Ambassador Caroline Kennedy? We Could Do Worse

Caroline Kennedy, the daughter of Democratic President John F. Kennedy, speaks during a campaign event for President Barack O
Caroline Kennedy, the daughter of Democratic President John F. Kennedy, speaks during a campaign event for President Barack Obama's re-election in Nashua, N.H. on Wednesday, June 27, 2012. (AP Photo/Elise Amendola)

Having political appointees with no realistic idea of what diplomacy is in the 21st century occupying 30 percent of U.S. ambassadorial posts around the world makes little sense. I've written about it right here on The Huffington Post, in The Atlantic and in my book America's Other Army. But Caroline Kennedy's likely nomination as ambassador to Japan actually makes more sense than most similar appointments.

That doesn't mean she is the perfect candidate -- for one, she doesn't speak Japanese. Neither does the incumbent in Tokyo, John Roos, nor did most, if not all, of his predecessors. In fact, historically, a tiny number of political ambassadors have spoken the language of their host country. Roos, as well as Tom Schieffer and Howard Baker before him, did a fine job, but they might have done even better had they been able to communicate with the locals in their own language. Those skills are important in diplomacy -- and unlike in The Netherlands or Switzerland, most people in Japan don't speak English.

Aside from the lack of language skills, Kennedy is a much better choice than most campaign bundlers who get plush ambassadorial posts for no other reason than having fundraised for the winning presidential candidate. Many of them have nothing on their resumes suggesting they would make good ambassadors -- even though they are often leaders in their own professional fields. Being a successful partner in a law firm or an academic -- or even a CEO of a profitable company -- doesn't mean you'd be great at diplomacy and running an embassy.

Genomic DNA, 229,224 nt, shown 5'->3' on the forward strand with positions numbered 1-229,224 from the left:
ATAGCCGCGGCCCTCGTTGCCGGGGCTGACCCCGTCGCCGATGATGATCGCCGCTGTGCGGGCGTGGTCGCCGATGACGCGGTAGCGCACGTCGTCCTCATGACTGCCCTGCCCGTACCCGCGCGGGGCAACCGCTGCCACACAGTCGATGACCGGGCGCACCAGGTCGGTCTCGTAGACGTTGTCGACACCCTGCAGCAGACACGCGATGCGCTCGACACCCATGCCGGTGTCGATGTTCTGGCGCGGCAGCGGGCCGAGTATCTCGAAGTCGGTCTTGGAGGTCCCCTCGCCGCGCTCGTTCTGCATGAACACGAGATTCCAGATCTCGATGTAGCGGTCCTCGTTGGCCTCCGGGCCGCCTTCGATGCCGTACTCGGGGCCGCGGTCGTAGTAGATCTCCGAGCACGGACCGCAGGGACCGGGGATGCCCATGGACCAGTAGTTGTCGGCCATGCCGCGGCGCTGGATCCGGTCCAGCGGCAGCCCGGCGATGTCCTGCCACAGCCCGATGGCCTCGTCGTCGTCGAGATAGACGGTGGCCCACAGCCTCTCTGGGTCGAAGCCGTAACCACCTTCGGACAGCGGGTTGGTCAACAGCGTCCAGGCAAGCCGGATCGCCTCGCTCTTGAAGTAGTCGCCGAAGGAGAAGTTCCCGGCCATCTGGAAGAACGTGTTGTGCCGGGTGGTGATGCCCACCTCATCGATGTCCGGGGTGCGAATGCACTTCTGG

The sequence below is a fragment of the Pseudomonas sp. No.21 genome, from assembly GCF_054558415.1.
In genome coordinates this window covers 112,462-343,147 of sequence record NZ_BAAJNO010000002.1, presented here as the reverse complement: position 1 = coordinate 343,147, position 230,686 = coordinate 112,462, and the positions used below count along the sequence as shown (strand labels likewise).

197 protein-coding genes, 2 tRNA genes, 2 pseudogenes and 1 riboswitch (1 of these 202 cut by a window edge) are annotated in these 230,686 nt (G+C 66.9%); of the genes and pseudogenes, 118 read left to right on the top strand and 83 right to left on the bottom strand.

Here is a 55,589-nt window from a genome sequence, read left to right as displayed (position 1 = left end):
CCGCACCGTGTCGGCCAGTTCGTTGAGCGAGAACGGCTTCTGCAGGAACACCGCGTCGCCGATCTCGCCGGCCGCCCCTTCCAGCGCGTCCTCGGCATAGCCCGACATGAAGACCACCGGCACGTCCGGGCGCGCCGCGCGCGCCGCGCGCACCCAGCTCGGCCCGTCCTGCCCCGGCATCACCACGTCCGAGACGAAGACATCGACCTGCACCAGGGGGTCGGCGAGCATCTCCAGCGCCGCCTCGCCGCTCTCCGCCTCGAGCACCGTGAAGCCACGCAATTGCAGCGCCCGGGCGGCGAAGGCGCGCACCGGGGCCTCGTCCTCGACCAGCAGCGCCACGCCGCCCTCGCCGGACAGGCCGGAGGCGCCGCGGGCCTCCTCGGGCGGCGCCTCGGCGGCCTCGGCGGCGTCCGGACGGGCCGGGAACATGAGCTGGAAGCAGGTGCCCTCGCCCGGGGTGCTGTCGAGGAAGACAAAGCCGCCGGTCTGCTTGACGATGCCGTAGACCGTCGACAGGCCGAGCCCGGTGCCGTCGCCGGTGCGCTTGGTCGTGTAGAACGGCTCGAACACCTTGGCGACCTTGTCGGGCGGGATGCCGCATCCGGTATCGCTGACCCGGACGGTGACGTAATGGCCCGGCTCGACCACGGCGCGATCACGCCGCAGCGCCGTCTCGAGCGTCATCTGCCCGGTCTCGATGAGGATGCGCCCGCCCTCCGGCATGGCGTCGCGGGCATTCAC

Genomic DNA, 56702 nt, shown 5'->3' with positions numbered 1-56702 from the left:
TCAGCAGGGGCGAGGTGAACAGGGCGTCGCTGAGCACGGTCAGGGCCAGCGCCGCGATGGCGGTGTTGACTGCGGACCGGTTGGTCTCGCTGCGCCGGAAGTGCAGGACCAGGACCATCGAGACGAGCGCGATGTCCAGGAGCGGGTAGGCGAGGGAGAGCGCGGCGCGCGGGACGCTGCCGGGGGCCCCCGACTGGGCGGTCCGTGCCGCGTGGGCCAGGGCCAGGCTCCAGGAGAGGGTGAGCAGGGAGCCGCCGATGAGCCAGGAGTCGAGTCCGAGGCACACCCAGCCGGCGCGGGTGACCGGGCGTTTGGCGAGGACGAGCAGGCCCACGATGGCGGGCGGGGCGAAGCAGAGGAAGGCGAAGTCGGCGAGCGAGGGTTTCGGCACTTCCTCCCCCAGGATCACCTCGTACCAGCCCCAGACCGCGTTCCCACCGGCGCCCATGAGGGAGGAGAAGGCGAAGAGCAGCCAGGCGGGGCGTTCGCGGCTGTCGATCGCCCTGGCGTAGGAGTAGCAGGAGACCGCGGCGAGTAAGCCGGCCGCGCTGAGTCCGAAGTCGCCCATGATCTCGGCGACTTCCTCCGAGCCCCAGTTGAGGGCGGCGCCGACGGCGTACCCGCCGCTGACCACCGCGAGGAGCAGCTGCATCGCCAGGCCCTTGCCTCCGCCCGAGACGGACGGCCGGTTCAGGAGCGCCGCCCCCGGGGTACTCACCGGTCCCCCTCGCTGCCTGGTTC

Kennedy wouldn't go to Tokyo just because she fundraised for President Obama. She could have almost any political position in Washington or elsewhere, but she evidently knows her own strengths and weaknesses. Thanks to her experience and connections, she is actually more qualified to be an ambassador than most other political appointees. She knows well how the U.S. government operates and how international relations work. More importantly, she knows whom to turn to on almost any issue, even if the right person is not a friend or acquaintance. She is certain to command the attention of the Japanese government, media and public in a way few other people could. She has a strong sense of public service and representing the United States abroad.

It's not easy being a U.S. ambassador in 2013, with so many complex issues to deal with and embassies housing many federal agencies to run. There is hardly any profession other than diplomacy that can fully prepare one for such a post, and one gets almost no training before taking up an assignment -- the two-week ambassador class at the Foreign Service Institute outside Washington barely scratches the surface of what an ambassador is expected to do. That said, there have been a few political appointees in history who have put to shame career diplomats.

Having visited the U.S. embassy in Tokyo several times during the research for America's Other Army and during my travels with four secretaries of state as a newspaper correspondent, I know there are many excellent public servants there on whom Kennedy can rely every day. The Foreign Service is full of good followers, but they do need leaders to follow, and Kennedy could be one of those leaders.